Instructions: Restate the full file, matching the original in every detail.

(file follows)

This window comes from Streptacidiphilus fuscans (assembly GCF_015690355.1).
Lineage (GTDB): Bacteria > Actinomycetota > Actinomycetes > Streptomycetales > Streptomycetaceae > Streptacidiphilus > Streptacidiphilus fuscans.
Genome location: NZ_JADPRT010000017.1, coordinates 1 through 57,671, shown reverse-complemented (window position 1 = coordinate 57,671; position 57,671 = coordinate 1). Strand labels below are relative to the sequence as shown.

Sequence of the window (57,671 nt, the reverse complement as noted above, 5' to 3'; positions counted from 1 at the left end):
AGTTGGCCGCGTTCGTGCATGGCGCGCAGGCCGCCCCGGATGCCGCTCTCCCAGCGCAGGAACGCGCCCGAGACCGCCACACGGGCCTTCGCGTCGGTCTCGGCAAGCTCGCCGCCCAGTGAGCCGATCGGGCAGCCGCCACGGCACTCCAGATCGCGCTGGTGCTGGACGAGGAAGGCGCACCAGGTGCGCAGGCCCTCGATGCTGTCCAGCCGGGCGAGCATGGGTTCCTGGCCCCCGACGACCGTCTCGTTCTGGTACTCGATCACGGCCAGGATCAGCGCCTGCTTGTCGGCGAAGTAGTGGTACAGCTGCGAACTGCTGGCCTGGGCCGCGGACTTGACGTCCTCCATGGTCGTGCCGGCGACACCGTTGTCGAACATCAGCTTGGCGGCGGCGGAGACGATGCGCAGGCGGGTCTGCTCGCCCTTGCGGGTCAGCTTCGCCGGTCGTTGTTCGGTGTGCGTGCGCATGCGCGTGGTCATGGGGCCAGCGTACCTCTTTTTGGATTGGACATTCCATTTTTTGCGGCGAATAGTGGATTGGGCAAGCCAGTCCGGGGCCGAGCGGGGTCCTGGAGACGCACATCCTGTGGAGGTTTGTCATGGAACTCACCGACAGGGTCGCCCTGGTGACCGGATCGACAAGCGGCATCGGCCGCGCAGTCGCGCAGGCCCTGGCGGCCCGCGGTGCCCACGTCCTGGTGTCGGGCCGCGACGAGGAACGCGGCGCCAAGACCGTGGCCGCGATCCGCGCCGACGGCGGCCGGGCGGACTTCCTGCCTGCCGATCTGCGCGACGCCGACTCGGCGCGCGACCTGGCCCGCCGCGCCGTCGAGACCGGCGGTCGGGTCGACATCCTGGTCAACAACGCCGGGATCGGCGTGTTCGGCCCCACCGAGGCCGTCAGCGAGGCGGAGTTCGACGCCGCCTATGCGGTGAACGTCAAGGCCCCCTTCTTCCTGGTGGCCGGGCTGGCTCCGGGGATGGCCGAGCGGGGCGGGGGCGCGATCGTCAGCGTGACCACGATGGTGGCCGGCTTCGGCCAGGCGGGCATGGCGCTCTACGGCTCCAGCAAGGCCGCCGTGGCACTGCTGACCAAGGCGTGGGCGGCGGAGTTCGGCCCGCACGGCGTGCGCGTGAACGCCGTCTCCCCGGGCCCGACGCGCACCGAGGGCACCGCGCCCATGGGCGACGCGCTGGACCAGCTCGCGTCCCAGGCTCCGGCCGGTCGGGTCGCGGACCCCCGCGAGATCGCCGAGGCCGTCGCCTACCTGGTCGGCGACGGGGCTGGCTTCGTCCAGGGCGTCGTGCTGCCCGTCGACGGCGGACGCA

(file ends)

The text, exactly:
This window comes from Streptacidiphilus fuscans (assembly GCF_015690355.1).
Lineage (GTDB): Bacteria > Actinomycetota > Actinomycetes > Streptomycetales > Streptomycetaceae > Streptacidiphilus > Streptacidiphilus fuscans.
Genome location: NZ_JADPRT010000017.1, coordinates 1 through 57,671, shown reverse-complemented (window position 1 = coordinate 57,671; position 57,671 = coordinate 1). Strand labels below are relative to the sequence as shown.

Sequence of the window (57,671 nt, the reverse complement as noted above, 5' to 3'; positions counted from 1 at the left end):
AGTTGGCCGCGTTCGTGCATGGCGCGCAGGCCGCCCCGGATGCCGCTCTCCCAGCGCAGGAACGCGCCCGAGACCGCCACACGGGCCTTCGCGTCGGTCTCGGCAAGCTCGCCGCCCAGTGAGCCGATCGGGCAGCCGCCACGGCACTCCAGATCGCGCTGGTGCTGGACGAGGAAGGCGCACCAGGTGCGCAGGCCCTCGATGCTGTCCAGCCGGGCGAGCATGGGTTCCTGGCCCCCGACGACCGTCTCGTTCTGGTACTCGATCACGGCCAGGATCAGCGCCTGCTTGTCGGCGAAGTAGTGGTACAGCTGCGAACTGCTGGCCTGGGCCGCGGACTTGACGTCCTCCATGGTCGTGCCGGCGACACCGTTGTCGAACATCAGCTTGGCGGCGGCGGAGACGATGCGCAGGCGGGTCTGCTCGCCCTTGCGGGTCAGCTTCGCCGGTCGTTGTTCGGTGTGCGTGCGCATGCGCGTGGTCATGGGGCCAGCGTACCTCTTTTTGGATTGGACATTCCATTTTTTGCGGCGAATAGTGGATTGGGCAAGCCAGTCCGGGGCCGAGCGGGGTCCTGGAGACGCACATCCTGTGGAGGTTTGTCATGGAACTCACCGACAGGGTCGCCCTGGTGACCGGATCGACAAGCGGCATCGGCCGCGCAGTCGCGCAGGCCCTGGCGGCCCGCGGTGCCCACGTCCTGGTGTCGGGCCGCGACGAGGAACGCGGCGCCAAGACCGTGGCCGCGATCCGCGCCGACGGCGGCCGGGCGGACTTCCTGCCTGCCGATCTGCGCGACGCCGACTCGGCGCGCGACCTGGCCCGCCGCGCCGTCGAGACCGGCGGTCGGGTCGACATCCTGGTCAACAACGCCGGGATCGGCGTGTTCGGCCCCACCGAGGCCGTCAGCGAGGCGGAGTTCGACGCCGCCTATGCGGTGAACGTCAAGGCCCCCTTCTTCCTGGTGGCCGGGCTGGCTCCGGGGATGGCCGAGCGGGGCGGGGGCGCGATCGTCAGCGTGACCACGATGGTGGCCGGCTTCGGCCAGGCGGGCATGGCGCTCTACGGCTCCAGCAAGGCCGCCGTGGCACTGCTGACCAAGGCGTGGGCGGCGGAGTTCGGCCCGCACGGCGTGCGCGTGAACGCCGTCTCCCCGGGCCCGACGCGCACCGAGGGCACCGCGCCCATGGGCGACGCGCTGGACCAGCTCGCGTCCCAGGCTCCGGCCGGTCGGGTCGCGGACCCCCGCGAGATCGCCGAGGCCGTCGCCTACCTGGTCGGCGACGGGGCTGGCTTCGTCCAGGGCGTCGTGCTGCCCGTCGACGGCGGACGCA